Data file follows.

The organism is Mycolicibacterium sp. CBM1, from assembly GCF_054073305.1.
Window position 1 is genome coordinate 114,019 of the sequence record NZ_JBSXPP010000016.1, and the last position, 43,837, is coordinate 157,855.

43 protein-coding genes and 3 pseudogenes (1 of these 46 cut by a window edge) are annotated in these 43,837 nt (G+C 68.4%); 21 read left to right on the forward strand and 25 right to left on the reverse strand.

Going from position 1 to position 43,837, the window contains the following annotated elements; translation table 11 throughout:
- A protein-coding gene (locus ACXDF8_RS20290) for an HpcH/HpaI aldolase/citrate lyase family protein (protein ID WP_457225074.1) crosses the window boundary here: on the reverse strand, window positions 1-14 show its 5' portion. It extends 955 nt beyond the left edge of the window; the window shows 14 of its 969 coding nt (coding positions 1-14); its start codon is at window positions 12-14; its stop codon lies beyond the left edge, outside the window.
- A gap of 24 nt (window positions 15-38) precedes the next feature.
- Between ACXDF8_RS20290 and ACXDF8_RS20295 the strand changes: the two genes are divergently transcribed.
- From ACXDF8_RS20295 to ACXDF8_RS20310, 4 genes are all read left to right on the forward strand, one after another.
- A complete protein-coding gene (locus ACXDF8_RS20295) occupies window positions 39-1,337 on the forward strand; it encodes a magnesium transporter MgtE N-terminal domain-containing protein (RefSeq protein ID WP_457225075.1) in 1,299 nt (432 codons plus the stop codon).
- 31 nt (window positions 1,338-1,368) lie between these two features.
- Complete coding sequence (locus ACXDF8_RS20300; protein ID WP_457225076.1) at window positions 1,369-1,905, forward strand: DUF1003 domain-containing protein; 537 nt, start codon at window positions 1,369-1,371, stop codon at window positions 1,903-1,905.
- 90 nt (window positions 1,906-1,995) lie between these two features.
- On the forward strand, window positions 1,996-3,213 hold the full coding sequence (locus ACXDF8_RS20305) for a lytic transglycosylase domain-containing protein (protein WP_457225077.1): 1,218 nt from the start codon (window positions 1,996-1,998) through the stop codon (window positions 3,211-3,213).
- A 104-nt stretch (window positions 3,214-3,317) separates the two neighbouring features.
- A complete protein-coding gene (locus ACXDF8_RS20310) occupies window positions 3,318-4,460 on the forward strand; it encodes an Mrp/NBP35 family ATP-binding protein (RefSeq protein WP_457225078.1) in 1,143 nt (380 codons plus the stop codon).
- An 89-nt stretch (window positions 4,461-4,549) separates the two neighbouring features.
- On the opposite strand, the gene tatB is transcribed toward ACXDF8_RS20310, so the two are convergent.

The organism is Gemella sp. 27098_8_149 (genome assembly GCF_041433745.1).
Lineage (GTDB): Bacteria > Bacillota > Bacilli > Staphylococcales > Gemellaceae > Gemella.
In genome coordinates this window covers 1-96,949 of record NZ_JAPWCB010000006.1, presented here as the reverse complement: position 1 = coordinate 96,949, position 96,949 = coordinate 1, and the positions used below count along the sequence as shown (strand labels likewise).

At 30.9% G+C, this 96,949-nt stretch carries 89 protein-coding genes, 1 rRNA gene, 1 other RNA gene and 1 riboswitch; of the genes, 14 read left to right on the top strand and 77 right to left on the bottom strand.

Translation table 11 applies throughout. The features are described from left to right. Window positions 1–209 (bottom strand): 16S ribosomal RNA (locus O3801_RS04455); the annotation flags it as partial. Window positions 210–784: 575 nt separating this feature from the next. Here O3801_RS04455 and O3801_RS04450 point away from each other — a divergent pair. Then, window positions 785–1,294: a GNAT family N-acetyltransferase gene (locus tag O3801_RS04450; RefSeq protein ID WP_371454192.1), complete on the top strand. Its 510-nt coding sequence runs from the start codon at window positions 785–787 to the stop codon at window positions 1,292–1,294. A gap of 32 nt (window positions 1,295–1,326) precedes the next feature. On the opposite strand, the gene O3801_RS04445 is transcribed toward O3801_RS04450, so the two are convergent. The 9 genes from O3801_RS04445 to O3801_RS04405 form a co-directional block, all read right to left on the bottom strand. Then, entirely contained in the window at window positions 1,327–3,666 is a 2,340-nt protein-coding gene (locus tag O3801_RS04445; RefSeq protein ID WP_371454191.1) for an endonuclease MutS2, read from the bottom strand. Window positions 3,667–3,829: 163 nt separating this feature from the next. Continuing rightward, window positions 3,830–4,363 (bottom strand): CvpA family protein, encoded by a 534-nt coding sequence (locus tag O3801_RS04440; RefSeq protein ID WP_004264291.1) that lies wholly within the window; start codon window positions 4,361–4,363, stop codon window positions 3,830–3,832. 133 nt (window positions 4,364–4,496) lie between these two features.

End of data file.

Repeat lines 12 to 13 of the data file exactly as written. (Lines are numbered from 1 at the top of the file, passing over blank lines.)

- 90 nt (window positions 1,906-1,995) lie between these two features.
- On the forward strand, window positions 1,996-3,213 hold the full coding sequence (locus ACXDF8_RS20305) for a lytic transglycosylase domain-containing protein (protein WP_457225077.1): 1,218 nt from the start codon (window positions 1,996-1,998) through the stop codon (window positions 3,211-3,213).